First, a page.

SBHPs like other construction projects are exposed to delay factors as demonstrated by Aibinu and Jagboro (2002), Koushki et al. (2005), Assaf and Al-Hajji (2006), Fugar and Agyakwah-Baah (2010), Desai and Bhatt (2013), and Marzouk and El-Rasas (2014) in their various studies of construction delays [18] - [23] . These authors observed that construction delays can be grouped according to project participants and external factors. These include owner-related, consultant-related, builder-related, labour-related, government-related, land and tenure-related as well as external-related sources. Owner-related delays include difficulties in financing and paying for completed works, poor financial planning, non-consultation of right professionals for design documentation, changes to scope during construction among others. Consultant-related delays include unclear and inadequate details in drawings affecting cost, underestimation of cost of projects, poor communication, and insufficient availability of information before design, and inadequate cost information and related details.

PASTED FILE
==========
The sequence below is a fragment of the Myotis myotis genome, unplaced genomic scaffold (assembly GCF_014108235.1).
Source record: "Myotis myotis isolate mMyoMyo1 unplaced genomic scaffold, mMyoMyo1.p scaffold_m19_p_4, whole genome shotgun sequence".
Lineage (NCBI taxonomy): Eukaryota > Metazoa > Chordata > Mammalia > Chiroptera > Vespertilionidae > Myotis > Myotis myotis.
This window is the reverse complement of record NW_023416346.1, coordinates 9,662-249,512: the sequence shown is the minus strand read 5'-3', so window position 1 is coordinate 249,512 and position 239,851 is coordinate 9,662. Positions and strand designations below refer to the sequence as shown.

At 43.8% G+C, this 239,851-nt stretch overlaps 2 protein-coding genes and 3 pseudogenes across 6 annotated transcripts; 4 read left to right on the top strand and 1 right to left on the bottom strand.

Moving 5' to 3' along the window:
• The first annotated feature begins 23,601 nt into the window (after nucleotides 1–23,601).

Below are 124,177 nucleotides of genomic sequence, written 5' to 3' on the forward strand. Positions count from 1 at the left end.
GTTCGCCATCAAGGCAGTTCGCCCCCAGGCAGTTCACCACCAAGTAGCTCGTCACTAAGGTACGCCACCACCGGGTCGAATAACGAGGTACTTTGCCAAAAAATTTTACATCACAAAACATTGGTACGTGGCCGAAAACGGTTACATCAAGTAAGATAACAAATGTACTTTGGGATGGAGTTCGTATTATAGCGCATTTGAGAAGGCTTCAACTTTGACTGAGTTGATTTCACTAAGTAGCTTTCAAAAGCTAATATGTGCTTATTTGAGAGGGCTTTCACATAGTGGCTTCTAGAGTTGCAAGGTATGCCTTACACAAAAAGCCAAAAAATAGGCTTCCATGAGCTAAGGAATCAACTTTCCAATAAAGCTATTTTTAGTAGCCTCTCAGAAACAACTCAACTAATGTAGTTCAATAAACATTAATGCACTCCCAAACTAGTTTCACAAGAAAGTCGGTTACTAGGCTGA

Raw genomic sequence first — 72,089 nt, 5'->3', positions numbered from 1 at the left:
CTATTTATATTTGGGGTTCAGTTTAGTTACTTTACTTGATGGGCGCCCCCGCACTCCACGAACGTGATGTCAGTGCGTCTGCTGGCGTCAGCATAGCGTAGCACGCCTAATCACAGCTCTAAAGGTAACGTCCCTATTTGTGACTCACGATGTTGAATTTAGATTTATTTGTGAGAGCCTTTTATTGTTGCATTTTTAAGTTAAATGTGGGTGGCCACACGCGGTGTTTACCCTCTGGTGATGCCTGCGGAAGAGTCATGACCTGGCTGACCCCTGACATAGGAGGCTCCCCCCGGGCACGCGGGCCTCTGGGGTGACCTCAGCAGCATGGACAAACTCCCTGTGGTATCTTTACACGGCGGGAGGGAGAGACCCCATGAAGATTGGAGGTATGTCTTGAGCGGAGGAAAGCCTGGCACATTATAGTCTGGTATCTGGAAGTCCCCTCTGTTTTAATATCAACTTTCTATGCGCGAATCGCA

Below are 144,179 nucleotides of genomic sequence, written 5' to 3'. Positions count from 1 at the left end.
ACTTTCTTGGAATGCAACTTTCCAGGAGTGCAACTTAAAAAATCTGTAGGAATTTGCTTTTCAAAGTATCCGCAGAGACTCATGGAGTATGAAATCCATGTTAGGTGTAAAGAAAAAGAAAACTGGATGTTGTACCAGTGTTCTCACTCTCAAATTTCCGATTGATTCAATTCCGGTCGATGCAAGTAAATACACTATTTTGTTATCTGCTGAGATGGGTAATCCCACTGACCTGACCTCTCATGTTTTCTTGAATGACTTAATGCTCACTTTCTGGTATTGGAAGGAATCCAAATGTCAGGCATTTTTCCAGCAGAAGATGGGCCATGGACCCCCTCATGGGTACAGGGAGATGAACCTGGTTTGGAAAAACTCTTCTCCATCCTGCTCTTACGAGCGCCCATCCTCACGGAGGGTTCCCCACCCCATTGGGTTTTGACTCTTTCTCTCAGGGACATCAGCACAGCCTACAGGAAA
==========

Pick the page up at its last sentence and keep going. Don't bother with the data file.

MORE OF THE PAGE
Poor site management and supervision, ineffective planning and scheduling of project, delays in sub-con- tractor works, and rework due to errors during construction were also established as delays emanating from builder-related sources [23] . Labour-related delays according to Osei-Tutu and Adjei-Kumi (2009) [24] and Durdyev et al. (2012) [25] include lack of a credible artisanal recruitment system, unqualified workforce, inadequate labour management skills by owner, lack of on-site supervision of labour, cost and time of reworks, while government-related delays include delays in obtaining permit from Local Authorities, and lack of transparency with permit acquisition cost. The land and tenure-related delays include lengthy disputes/litigation on lands, and cumbersome and lengthy land acquisition procedures [26] [27] . Another delay factor beyond the control of project participants as observed by Koushki et al. (2005) [19] and Desai and Bhatt (2013) [22] is fluctuations in cost/currency.